Letters

Immigration vs. stagnation

The June 25 article, "Charges of racism cloud immigration arguments" is the best succinct analysis of US immigration policy I have seen in print. It exposes how reckless charges of racism are being used to still debate about our current immigration numbers - a rate that the Census Bureau projects is hurtling us toward 1 billion people by the end of the century.

My only criticism is the unfortunate paragraph: "Camarota suspects that the California power crisis has arisen because of immigrants. Without them, California's population would have stagnated and its energy demand fallen." Per capita energy use in California has declined. Thus it is reasonable to attribute the increase in demand to the huge number of immigrants. Absent immigration, California's population would have likely stabilized, not stagnated. This is the desired state of every healthy ecosystem - sustainability!

Tim Aaronson El Cerrito, Calif.

Tired of Clintongates

I just read your June 12 piece, "Bush's rougher ride," about the president's honeymoon period. It's been more like a torrid affair. You mention several times the "scandal-ridden" Clinton presidency. The "Clinton scandals" - so-called by the right-wing press - make a good subject for investigation.

There were: Whitewater - turned out to be nothing; Travelgate - again no scandal; Hillary's "secret" healthcare meetings - didn't Cheney just do the same thing with energy and oil company executives? There were the fundraising scandals: all fully investigated. And let's not forget the "e-mail scandal." Republicans said that was going to be the worst, but it evaporated like the others.

Then there were the "pardon scandals." People may not agree with Clinton's pardons, but they were consistent with those given by previous administrations. Then there was Monica. Clinton had an affair. After investigating him nonstop for six years, the self-righteous Republicans finally got him. I don't agree, but if you want to put a "-gate" at the end of Monica, that's your call. Then most recently we were treated to "Vandalgate" and the "Air Force One scandals" - completely manufactured by the Bush White House.

I love when the press goes on about Bush changing the tone in Washington. The Republicans put on an eight-year campaign of lies, phony investigations, trumped up charges, and vicious personal attacks. They regain the White House under dubious circumstances. They stop their assaults because they got what they wanted. So now Bush is credited for "changing the tone?"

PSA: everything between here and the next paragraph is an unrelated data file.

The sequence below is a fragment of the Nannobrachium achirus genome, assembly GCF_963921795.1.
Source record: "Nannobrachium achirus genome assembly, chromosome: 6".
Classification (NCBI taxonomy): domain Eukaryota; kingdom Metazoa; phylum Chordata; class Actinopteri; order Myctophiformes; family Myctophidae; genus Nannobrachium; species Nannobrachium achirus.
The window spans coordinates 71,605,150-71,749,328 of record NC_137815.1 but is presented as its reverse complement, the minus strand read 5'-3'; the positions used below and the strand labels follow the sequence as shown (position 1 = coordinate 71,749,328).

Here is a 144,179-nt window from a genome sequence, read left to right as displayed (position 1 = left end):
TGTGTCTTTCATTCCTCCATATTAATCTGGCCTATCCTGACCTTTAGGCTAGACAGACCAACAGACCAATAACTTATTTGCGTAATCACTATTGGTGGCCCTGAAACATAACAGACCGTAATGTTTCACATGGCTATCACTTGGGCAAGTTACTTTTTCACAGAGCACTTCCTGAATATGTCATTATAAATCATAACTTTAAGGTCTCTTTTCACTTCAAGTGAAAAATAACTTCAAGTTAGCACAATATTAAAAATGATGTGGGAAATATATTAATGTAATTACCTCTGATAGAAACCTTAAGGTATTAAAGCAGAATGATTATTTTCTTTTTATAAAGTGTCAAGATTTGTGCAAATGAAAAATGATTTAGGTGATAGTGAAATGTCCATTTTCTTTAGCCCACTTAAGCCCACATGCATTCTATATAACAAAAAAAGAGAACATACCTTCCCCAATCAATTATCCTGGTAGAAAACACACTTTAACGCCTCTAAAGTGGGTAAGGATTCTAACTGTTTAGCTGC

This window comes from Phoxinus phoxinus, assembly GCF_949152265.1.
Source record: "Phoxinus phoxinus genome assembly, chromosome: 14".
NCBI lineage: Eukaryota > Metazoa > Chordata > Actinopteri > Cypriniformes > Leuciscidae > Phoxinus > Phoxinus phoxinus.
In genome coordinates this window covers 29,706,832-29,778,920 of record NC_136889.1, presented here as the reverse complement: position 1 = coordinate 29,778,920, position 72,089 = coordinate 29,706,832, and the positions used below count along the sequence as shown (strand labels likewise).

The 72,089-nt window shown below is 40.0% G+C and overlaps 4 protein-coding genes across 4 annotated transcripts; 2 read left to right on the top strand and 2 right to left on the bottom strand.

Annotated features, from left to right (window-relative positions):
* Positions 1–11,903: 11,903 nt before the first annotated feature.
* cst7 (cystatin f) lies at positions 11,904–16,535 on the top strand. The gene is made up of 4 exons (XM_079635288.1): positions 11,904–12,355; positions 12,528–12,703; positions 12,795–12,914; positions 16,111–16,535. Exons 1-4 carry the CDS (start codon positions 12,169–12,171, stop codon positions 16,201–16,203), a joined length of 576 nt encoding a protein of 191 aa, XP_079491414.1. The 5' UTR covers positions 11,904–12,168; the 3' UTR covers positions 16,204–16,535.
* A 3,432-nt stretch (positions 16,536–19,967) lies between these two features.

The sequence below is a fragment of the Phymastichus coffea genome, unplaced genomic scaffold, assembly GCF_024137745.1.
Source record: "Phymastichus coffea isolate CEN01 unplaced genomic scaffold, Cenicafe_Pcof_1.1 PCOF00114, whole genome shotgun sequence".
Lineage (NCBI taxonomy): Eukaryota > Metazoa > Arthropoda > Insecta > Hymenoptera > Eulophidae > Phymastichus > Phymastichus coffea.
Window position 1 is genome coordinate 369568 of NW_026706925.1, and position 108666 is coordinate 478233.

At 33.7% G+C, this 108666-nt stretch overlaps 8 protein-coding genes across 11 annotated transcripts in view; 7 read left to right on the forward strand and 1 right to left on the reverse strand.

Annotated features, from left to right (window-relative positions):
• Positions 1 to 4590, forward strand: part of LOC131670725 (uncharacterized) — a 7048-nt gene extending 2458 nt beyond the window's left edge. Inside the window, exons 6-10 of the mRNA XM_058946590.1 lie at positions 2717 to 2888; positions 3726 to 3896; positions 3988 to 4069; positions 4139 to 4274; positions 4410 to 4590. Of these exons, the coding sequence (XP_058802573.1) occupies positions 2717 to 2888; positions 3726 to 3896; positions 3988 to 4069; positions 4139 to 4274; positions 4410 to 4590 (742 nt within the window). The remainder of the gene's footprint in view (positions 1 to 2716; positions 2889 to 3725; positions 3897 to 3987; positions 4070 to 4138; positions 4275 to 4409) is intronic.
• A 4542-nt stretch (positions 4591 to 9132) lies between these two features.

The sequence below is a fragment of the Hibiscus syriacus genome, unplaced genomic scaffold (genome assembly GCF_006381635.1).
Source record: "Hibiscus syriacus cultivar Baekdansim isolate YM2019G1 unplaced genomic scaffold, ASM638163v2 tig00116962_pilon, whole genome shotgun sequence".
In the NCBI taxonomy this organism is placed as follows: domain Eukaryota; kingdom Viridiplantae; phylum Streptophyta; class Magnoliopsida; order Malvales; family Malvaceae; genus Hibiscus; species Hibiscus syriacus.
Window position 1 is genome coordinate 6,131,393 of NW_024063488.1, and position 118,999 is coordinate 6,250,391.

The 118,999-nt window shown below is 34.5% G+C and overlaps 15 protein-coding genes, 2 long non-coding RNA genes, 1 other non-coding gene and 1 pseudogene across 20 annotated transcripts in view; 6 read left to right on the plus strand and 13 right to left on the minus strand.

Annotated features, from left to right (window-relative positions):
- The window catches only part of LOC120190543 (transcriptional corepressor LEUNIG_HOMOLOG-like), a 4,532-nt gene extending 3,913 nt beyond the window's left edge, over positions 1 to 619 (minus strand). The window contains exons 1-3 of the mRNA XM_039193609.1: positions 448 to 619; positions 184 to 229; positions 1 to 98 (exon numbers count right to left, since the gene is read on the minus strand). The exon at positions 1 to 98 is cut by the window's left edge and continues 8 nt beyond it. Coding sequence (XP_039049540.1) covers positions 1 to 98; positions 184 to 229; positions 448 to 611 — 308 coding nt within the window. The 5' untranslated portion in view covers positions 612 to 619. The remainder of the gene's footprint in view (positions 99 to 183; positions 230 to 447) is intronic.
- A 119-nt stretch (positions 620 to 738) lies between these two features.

John Moody Studio City, Calif.

Hurrah for Latin lovers

Thanks for "A Latin lesson" (June 11). I had a good laugh, and recalled a similar experience. I only took two years of Latin in high school, but my older sister took considerably more. When she was reading "The Aeneid," she and my mother used to parade around the house reciting chunks in Latin. I guess some of it sunk in. On the first day of my 10th-grade English class, we discussed Hemmingway's "Arms and the Man," which had been summer reading.

"Does anyone know where the title came from?" the teacher asked.

I was stumped. Then, suddenly, it struck me like a bolt of lightning.

"Ooooooooooh. Arma virumque cano," I blurted out. Dead silence.

The teacher finally said, "Which means?"

"I sing of arms and the man," I said.

There were only two sounds in that classroom for the next few moments: the teacher's teeth clattering to the floor and supergeek being permanently plastered to my forehead. Afterward, I had to, uh, explain about my family's strange habits of reciting "The Aeneid." Ah, the trials and tribulations of being from a Latin-loving family.

Alice Hummer Natick, Mass.

The Monitor welcomes your letters and opinion articles; all are subject to editing, and must include your name, address and phone number. Mail to Opinion Page, One Norway St., Boston, MA 02115, fax to 617-450-2317, or e-mail oped@csps.com

(c) Copyright 2001. The Christian Science Monitor

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